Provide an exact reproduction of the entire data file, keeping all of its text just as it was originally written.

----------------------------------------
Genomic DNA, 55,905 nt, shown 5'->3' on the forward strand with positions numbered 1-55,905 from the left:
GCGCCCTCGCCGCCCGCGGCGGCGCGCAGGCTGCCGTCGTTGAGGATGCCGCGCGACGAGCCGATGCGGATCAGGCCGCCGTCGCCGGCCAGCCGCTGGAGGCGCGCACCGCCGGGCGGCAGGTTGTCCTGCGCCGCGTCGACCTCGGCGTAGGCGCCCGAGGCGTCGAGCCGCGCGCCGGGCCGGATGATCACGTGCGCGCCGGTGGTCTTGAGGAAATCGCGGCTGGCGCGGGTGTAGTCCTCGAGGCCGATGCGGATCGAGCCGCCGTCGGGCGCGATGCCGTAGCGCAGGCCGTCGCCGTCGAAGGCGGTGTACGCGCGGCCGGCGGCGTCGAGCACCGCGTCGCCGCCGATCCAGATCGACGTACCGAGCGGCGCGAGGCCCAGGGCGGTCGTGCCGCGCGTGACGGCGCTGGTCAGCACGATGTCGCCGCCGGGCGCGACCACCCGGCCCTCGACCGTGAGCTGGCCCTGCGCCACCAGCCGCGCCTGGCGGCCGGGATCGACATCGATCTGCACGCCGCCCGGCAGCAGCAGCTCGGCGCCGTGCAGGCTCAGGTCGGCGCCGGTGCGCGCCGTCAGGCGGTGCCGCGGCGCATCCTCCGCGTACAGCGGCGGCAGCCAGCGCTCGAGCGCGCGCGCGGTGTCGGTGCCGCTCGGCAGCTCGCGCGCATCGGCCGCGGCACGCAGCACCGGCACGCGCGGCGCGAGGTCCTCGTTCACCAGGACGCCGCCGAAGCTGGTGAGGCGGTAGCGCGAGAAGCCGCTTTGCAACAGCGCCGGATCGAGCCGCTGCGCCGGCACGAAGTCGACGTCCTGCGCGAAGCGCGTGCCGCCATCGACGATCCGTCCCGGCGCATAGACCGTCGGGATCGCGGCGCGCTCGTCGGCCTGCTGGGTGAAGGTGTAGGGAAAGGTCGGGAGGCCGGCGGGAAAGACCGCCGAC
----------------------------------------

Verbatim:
Genomic DNA, 55,905 nt, shown 5'->3' on the forward strand with positions numbered 1-55,905 from the left:
GCGCCCTCGCCGCCCGCGGCGGCGCGCAGGCTGCCGTCGTTGAGGATGCCGCGCGACGAGCCGATGCGGATCAGGCCGCCGTCGCCGGCCAGCCGCTGGAGGCGCGCACCGCCGGGCGGCAGGTTGTCCTGCGCCGCGTCGACCTCGGCGTAGGCGCCCGAGGCGTCGAGCCGCGCGCCGGGCCGGATGATCACGTGCGCGCCGGTGGTCTTGAGGAAATCGCGGCTGGCGCGGGTGTAGTCCTCGAGGCCGATGCGGATCGAGCCGCCGTCGGGCGCGATGCCGTAGCGCAGGCCGTCGCCGTCGAAGGCGGTGTACGCGCGGCCGGCGGCGTCGAGCACCGCGTCGCCGCCGATCCAGATCGACGTACCGAGCGGCGCGAGGCCCAGGGCGGTCGTGCCGCGCGTGACGGCGCTGGTCAGCACGATGTCGCCGCCGGGCGCGACCACCCGGCCCTCGACCGTGAGCTGGCCCTGCGCCACCAGCCGCGCCTGGCGGCCGGGATCGACATCGATCTGCACGCCGCCCGGCAGCAGCAGCTCGGCGCCGTGCAGGCTCAGGTCGGCGCCGGTGCGCGCCGTCAGGCGGTGCCGCGGCGCATCCTCCGCGTACAGCGGCGGCAGCCAGCGCTCGAGCGCGCGCGCGGTGTCGGTGCCGCTCGGCAGCTCGCGCGCATCGGCCGCGGCACGCAGCACCGGCACGCGCGGCGCGAGGTCCTCGTTCACCAGGACGCCGCCGAAGCTGGTGAGGCGGTAGCGCGAGAAGCCGCTTTGCAACAGCGCCGGATCGAGCCGCTGCGCCGGCACGAAGTCGACGTCCTGCGCGAAGCGCGTGCCGCCATCGACGATCCGTCCCGGCGCATAGACCGTCGGGATCGCGGCGCGCTCGTCGGCCTGCTGGGTGAAGGTGTAGGGAAAGGTCGGGAGGCCGGCGGGAAAGACCGCCGAC